Friday, 24 April 2009

Collaborating with Google Documents

Okay. So now I’m exploring Google Docs a bit more (I know I promised more about blogging but that will have to wait till next week).

I’ve found this presentation below. Basically part of a series created by Tom Barrett. Kick started by Tom the presentations also include contributions made by others, (you cant just dive in and edit a Google Doc – you have to be invited, so basically in this case interested parties email Tom with their suggestions which are then duly added to the presentation).

Anyway a brief look at some of my favourite suggestions (and tips) for use:

1 - Use Spreadsheets for a first collaboration session. If using Google docs for the first time get things started by first using the spreadsheet.

2 - Share pulse raw data. Following on from point 1 again use a single shared spreadsheet for the whole class and add the students’ names in the first few column. Then design an experiment which requires the students to add raw data (in this example it was pulse rates) simultaneously. The pooled data can then be explored, averaged, charted etc.

3 - I am Unique! Good for students at the start of a module. Ask the students to individually work on a single shared Document and finish a sentence, in my case “The most important concerns about using Blended Learning are…”.

4 - Collaborative Homework. Touched on in previous posts, ask students to work on a shared presentation / spreadsheet / document.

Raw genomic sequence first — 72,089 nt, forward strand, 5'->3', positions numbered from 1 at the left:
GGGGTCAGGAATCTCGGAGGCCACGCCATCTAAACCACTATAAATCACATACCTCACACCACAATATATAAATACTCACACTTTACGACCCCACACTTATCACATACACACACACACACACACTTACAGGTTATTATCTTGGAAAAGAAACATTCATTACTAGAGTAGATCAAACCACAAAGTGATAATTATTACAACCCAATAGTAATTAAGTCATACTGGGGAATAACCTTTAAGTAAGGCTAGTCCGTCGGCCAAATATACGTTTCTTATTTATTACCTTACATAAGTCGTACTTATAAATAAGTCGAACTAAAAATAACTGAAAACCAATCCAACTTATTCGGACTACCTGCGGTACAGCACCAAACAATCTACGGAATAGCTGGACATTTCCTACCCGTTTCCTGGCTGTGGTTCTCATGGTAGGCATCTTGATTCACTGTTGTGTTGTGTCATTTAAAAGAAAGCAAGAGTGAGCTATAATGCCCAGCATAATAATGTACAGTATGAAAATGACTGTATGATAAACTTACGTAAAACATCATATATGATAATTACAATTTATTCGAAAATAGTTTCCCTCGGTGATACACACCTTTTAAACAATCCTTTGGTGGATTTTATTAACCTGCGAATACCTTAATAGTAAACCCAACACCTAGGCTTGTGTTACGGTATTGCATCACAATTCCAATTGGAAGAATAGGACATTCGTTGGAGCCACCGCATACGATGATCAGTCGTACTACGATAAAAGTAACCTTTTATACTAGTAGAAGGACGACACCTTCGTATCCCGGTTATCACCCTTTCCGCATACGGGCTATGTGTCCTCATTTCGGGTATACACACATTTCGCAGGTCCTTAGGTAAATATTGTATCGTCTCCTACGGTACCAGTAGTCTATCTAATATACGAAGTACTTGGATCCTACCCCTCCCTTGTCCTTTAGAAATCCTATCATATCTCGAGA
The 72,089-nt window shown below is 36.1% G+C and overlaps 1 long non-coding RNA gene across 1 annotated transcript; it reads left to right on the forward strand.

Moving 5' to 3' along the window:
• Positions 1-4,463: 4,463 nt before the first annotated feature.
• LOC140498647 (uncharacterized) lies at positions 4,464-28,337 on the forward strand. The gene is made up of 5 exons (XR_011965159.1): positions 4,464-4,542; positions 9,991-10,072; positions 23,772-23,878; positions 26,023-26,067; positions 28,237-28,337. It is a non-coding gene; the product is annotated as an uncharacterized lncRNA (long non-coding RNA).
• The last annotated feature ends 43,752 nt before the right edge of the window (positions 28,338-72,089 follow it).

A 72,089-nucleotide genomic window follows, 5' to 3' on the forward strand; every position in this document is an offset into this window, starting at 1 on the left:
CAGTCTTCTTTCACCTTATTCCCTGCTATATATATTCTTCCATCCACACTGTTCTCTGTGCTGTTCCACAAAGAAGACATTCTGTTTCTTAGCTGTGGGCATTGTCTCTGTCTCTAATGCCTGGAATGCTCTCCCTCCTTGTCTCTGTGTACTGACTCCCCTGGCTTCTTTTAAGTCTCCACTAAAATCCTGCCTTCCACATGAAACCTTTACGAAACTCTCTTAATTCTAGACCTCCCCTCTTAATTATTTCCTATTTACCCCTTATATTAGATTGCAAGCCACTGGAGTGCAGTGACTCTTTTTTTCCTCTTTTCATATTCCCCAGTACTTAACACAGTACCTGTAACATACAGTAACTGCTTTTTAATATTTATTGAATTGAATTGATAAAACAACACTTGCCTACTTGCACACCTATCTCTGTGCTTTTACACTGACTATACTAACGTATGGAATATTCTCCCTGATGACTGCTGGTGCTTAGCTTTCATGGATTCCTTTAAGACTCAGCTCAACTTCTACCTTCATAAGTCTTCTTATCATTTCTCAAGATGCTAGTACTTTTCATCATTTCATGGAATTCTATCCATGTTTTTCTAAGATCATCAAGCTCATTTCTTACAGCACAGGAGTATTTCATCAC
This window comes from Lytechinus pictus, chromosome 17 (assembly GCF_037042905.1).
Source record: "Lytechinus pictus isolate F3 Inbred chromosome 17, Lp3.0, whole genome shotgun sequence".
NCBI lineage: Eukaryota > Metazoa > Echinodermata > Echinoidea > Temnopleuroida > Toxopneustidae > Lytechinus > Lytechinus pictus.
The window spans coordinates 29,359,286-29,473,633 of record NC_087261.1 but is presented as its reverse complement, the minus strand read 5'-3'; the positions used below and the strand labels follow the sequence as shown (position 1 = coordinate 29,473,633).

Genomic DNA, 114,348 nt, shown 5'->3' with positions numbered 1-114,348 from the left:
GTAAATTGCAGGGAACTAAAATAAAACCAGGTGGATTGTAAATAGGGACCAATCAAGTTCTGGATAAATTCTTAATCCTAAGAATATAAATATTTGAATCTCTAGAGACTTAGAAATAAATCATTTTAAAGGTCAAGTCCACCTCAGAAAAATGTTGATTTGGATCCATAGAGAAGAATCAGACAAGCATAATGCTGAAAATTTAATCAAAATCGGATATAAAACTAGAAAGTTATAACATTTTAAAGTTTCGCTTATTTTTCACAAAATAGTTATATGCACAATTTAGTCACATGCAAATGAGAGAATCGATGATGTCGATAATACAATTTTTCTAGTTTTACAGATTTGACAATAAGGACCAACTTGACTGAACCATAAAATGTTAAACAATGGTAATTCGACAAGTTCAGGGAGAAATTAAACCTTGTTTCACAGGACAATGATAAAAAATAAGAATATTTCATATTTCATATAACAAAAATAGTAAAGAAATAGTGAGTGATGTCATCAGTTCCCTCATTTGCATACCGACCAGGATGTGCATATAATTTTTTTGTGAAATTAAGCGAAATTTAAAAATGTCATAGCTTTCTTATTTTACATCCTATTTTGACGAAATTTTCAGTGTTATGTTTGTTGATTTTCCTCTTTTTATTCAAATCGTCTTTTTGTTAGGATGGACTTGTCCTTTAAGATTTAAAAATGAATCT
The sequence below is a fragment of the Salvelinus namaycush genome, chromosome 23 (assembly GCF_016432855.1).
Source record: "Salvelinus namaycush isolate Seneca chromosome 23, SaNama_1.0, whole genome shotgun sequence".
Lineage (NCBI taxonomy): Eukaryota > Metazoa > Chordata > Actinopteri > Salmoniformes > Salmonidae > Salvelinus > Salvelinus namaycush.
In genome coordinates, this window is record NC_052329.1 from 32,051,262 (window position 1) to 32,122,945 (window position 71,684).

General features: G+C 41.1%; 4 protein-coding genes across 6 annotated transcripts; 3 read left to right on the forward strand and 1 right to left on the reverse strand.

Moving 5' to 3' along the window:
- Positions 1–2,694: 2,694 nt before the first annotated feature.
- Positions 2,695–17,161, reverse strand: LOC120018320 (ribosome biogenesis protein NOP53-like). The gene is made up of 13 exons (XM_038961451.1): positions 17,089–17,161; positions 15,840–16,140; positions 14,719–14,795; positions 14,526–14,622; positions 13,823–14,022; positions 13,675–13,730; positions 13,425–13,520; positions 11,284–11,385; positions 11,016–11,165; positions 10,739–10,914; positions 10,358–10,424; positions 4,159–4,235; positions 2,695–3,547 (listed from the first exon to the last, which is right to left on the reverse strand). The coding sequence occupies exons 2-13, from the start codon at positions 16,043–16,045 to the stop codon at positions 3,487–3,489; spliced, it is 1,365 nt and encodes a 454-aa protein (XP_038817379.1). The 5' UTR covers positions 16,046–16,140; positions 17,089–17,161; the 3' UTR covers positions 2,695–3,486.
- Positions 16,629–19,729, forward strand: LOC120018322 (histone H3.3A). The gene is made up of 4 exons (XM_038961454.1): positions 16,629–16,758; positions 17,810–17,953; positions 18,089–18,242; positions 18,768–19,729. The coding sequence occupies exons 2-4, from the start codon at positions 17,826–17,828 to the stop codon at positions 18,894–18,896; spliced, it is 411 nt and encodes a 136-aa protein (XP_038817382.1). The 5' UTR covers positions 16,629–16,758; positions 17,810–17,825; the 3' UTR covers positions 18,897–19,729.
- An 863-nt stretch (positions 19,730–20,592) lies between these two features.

5 - Use the chat window. I suspect similar to the comments facility on Flickr and the wiki page discussion tabs this feature will be sadly overlooked. Clicking on the ‘view’ opens up a chat window allowing those who are viewing the presentation to exchange comments. The interesting aspect is that, as Tom points out, you can encourage the students to respond to verbal questions in the chat window DURING presentation. OR even better have questions prepared on the slides for them to respond to.

6 - Inline Video and Images in Chat. A great idea building from the previous. You can display videos in the chat window and play them during the presentation, e.g. YouTube. This is interesting as you could direct the students to research, find material (or anything they have pre created) and display and play the results right there.

Health warning - Worth knowing that Google Docs only have limits. 10 people can edit a Presentation at the same time, 50 people can edit a Spreadsheet simultaneously and 10 people can edit a Document at the same time.

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